NORTH VANCOUVER — If you want to know how Emily Young has made it all the way to the Paralympics in the gruelling sports of cross-country skiing and biathlon, all you need to do is look at what she did after completely destroying her right arm years before while competing in a totally different sport.
Back then the North Vancouver native was known by her maiden name, Emily Weekes, and she was one of the most talented wrestlers to come out of the powerhouse program at Carson Graham Secondary. She was at a training camp following her Grade 12 graduation, getting ready to wrestle in the 2009 Canada Summer Games, when her wrestling career was dealt a fatal blow. Young was doing “shooting drills” with another elite wrestler when the mats they were on became slightly separated. In a fluke accident, Young’s elbow got stuck between the mats in the middle of the drill.
“She spun, and my body spun with her but my elbow didn’t,” says Young. She dislocated her right elbow, separated her shoulder and suffered major damage to her ulnar nerve. It was a shocking injury, but what was even more shocking was what Young did next: she kept wrestling.
At the Canada Games Young taped up her elbow, hit the mats and fought her way to a bronze medal while barely using her dominant arm. Then she joined the high-powered wrestling program at Simon Fraser University where she competed for more than half a year.
“I was very stubborn and tried to continue, so I wrestled for the next eight months with one arm,” says Young.
She finally realized that this wasn’t going to work – every time she wrestled her elbow would pop out of joint. She went to doctors with a lot of questions and was given the one answer she did not want to hear.
“The joint was like held together with Silly Putty,” she says. “It was so wiggly. No surgeon would do anything on me unless I stopped wrestling.”
That was it. Wrestling career over.
“I was angry,” she says. “It wasn’t me making the decision to stop, it was someone else telling me I had to stop. And so I kind of just got angry.”
That anger and that stubbornness could have completely taken her off the rails after receiving such bad news, but instead it pushed her in a new direction.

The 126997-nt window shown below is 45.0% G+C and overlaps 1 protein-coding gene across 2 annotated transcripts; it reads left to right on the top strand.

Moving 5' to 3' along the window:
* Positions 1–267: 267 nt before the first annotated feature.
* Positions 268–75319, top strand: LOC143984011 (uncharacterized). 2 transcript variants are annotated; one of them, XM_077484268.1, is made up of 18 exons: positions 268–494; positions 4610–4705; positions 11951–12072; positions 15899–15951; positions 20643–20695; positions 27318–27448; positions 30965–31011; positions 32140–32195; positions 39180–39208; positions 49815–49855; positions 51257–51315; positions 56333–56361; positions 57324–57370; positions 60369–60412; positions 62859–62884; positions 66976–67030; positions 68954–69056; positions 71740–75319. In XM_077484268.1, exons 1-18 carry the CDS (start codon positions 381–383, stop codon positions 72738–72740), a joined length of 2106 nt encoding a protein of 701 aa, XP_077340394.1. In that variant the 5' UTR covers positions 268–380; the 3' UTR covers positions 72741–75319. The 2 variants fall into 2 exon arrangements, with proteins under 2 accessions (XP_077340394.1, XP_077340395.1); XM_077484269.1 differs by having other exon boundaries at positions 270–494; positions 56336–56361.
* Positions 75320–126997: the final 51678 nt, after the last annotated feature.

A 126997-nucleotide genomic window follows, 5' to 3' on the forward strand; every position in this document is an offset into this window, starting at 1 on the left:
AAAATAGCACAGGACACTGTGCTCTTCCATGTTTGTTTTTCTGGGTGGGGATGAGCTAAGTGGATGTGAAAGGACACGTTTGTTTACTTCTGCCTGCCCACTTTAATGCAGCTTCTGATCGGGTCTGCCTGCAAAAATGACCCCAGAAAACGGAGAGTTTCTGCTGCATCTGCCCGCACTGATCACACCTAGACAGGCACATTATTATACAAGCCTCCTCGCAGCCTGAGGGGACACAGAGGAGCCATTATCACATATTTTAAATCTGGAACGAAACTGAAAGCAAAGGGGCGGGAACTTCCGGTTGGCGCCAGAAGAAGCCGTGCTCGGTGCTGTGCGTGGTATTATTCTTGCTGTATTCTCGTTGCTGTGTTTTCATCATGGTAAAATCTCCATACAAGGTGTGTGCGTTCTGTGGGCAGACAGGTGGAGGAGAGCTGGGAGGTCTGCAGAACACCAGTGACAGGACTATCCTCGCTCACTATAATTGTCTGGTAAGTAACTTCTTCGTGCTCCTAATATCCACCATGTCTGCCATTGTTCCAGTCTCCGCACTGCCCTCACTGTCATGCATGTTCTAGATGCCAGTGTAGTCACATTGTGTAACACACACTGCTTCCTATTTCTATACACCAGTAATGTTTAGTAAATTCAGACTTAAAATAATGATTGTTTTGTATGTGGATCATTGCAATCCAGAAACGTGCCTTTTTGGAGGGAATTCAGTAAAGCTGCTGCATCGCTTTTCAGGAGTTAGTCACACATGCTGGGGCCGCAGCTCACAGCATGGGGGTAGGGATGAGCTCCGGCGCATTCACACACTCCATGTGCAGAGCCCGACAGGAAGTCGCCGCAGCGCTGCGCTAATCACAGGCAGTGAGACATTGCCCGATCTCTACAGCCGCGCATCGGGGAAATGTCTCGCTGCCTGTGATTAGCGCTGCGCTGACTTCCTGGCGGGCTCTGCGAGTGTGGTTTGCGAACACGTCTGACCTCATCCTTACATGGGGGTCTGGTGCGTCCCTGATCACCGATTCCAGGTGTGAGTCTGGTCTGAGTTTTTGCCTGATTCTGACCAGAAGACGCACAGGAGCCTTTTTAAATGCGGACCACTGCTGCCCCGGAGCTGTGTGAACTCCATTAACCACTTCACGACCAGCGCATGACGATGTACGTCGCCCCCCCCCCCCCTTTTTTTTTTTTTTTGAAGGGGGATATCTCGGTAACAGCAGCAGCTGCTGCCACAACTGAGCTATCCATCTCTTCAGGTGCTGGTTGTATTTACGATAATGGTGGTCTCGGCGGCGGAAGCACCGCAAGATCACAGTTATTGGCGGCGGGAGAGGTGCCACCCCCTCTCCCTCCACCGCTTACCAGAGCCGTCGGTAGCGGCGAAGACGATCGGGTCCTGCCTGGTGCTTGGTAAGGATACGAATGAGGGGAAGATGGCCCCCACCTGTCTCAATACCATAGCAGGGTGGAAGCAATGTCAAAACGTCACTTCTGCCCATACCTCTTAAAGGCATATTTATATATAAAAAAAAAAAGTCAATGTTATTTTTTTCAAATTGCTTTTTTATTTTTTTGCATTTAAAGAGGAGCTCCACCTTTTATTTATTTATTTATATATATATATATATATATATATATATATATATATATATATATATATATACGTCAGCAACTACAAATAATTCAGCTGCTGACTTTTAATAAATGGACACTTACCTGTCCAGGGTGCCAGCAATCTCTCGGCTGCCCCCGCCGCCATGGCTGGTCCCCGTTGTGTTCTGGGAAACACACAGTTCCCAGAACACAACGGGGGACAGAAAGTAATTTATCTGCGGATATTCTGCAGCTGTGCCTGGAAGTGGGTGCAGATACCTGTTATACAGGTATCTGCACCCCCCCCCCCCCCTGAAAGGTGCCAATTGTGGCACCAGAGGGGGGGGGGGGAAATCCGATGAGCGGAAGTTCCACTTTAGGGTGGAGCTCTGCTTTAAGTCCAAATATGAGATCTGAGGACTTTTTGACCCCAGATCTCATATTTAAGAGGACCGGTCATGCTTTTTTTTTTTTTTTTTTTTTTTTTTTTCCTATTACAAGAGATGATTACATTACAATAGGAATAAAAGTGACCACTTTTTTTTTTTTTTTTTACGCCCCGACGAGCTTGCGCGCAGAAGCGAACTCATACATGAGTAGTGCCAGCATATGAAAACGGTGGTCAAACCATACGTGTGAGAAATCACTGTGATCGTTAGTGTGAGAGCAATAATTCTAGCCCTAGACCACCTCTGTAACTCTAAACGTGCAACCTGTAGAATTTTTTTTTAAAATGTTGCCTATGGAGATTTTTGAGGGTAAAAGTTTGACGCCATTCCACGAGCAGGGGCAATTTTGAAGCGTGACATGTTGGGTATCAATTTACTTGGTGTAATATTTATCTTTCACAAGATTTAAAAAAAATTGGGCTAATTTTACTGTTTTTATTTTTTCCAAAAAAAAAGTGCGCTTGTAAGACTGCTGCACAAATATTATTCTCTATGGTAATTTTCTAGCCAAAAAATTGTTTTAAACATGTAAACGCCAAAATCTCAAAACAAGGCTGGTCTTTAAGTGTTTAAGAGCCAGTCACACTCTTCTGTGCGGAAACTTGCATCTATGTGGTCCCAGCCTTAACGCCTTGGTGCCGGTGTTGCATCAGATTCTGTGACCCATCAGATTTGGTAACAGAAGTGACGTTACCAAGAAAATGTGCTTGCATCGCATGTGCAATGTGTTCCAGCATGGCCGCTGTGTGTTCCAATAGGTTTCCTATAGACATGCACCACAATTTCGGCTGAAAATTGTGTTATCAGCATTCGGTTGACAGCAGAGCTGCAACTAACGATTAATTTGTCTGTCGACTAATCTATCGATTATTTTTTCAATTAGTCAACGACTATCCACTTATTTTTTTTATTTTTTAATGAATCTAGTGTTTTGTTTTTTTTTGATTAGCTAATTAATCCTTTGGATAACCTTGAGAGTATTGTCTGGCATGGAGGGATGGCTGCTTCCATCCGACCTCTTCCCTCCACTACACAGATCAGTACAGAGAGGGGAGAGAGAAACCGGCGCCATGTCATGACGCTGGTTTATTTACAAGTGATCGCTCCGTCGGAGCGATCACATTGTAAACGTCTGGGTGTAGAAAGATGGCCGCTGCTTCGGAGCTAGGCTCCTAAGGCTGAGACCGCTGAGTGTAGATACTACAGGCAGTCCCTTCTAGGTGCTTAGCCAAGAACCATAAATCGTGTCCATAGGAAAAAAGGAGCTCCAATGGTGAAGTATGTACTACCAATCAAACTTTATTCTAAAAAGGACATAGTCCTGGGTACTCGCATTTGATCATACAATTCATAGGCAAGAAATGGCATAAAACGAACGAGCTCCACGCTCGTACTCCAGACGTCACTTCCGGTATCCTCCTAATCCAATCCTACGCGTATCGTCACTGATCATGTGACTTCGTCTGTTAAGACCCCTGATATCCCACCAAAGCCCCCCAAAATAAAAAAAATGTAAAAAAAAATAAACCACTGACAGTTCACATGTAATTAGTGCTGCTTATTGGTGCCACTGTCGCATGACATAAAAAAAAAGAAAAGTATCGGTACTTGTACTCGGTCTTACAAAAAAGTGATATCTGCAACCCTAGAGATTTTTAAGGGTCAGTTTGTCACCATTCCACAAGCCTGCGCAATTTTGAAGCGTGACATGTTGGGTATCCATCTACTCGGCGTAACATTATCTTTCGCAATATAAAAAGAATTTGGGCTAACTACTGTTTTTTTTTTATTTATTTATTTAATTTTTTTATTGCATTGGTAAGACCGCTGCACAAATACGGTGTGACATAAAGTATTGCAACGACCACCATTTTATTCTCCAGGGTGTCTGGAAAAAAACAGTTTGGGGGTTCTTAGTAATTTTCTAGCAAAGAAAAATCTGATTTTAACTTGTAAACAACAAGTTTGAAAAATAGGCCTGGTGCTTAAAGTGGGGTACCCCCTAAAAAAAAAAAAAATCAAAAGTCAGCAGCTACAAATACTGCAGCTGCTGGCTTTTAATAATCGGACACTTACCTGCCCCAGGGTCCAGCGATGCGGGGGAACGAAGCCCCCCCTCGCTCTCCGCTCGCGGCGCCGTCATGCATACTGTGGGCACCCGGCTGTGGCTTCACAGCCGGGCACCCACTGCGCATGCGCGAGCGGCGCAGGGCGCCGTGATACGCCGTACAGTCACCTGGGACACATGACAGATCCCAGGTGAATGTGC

“I was just mad, and the outlet for my anger was to just go for a run,” she says. Her stubbornness also helped her became a powerful cyclist – her arm wouldn’t let her wrestle but she wouldn’t quit the team. She still went to every practice, and while her teammates were on the mat she’d sit beside them on a stationary bike and pedal like mad.
“I was biking, like, four hours a day just watching everyone wrestle,” she says with a laugh.
When wrestling finally ended Young realized that with the running and biking she had been doing, she was one sport away from a new passion: triathlon. All she had to do then to become a high-level triathlete was to learn how to swim really fast, and that’s what she did. She raced the Penticton Ironman in 2012, won her age category and found herself heading off to Hawaii a few weeks later for the World Championships.
Then she burnt out, the arm injury making life very hard for her.
“I was having a hard time holding my bike,” she says. “I was running with one arm and swimming with one arm at that point, so I was kind of getting a little discouraged.”
More surgeries followed, but Young never gave up her athletic ways. It was on a training session – running up the infamous stairs behind the North Vancouver’s Save-On-Foods on Marine Drive – when she fell into her newest endeavour.
“I literally tripped and fell into a cross-country ski coach,” she says with a laugh. It was Birgit Weaver, whose husband Jake Weaver is the head coach at the North Shore-based Hollyburn Cross Country Ski Club.